The book I've read most recently is Your Heart Belongs to Me. On the cover is a seductive woman with a mysterious expression or her face. At first glance, one could interpret the cover to mean the book is meant to appeal to women. I now wonder if the cover is meant to derail any assumptions a potential reader might make about the book. Now that I have almost completed the last pages of the book, I think a picture of a detached heart dripping blood and still frantically beating might have been more indicative of the story.

    As in all of his books, evil is the villain lurking amongst the pages. But the nature of this evil is difficult to define. The main character starts as a person all could envy. He is a man who is almost at his prime age, but one who was catapulted to an enviable place by a single stoke of youthful genius and no longer experiences the hunger to create. Although this is not immediately apparent, this is part of the puzzle the reader must unravel. This man is living a dream like existence of wealth and pleasure. There is a woman at the center of this man's world, and you sense that she is one that will never be possessed by him.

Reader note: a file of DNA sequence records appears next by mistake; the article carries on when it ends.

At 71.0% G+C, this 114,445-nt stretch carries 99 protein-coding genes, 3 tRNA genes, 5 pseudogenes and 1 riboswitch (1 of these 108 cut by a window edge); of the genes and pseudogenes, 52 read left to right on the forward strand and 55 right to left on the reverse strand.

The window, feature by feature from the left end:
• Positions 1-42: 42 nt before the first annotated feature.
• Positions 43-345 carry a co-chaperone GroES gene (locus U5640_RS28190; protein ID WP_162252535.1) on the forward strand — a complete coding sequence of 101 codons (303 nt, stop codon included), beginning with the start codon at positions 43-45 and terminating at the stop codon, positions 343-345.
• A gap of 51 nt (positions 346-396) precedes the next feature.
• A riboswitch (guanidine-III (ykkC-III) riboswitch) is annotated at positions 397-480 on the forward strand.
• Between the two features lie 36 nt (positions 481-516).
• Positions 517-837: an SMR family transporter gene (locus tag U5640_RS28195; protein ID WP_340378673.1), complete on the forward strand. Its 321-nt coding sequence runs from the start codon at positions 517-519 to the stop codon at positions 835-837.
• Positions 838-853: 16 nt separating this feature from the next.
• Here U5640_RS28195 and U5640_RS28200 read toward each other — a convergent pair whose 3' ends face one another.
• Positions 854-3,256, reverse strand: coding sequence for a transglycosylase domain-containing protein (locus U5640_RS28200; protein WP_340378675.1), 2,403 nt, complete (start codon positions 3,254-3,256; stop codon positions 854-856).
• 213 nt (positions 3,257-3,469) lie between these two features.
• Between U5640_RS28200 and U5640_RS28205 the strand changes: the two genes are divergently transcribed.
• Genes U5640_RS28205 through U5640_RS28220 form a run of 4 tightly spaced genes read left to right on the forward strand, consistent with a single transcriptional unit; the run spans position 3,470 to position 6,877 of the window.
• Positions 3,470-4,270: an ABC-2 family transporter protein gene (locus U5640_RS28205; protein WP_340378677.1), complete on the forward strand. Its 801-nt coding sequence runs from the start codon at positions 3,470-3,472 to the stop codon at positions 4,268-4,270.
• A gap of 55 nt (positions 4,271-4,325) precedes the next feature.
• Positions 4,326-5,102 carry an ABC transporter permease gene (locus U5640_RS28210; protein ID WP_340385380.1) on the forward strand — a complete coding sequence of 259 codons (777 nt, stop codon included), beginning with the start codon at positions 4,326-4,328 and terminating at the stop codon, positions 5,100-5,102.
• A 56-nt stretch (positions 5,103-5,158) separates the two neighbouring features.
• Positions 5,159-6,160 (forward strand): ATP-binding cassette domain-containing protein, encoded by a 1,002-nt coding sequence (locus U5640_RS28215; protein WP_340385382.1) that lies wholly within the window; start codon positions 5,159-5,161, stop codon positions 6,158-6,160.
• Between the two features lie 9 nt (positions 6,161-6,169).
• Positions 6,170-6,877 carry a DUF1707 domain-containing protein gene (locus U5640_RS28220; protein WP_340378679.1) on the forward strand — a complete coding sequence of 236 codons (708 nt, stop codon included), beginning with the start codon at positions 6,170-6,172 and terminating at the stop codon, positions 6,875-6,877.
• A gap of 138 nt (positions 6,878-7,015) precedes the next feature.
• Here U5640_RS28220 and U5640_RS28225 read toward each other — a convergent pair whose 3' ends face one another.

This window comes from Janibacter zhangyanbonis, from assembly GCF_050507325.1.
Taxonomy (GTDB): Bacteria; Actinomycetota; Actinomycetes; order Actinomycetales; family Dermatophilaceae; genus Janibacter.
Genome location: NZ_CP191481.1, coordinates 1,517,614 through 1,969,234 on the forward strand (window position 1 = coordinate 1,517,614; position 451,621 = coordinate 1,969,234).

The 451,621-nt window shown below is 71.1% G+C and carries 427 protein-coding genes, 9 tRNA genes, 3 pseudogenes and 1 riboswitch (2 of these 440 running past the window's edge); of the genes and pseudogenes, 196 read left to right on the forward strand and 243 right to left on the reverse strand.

His tragedy starts with the apparent, approaching failure of his heart. He is consumed by paranoia and uses all the resources at his disposal to identify the evil that is the cause of this tragic event in his life, as though he can take control of destiny. The same way he took control of destiny in his youth. After all, he was in a position of wealth and celebrity, and therefore he is entitled. This feeling of entitlement is his Achilles heel.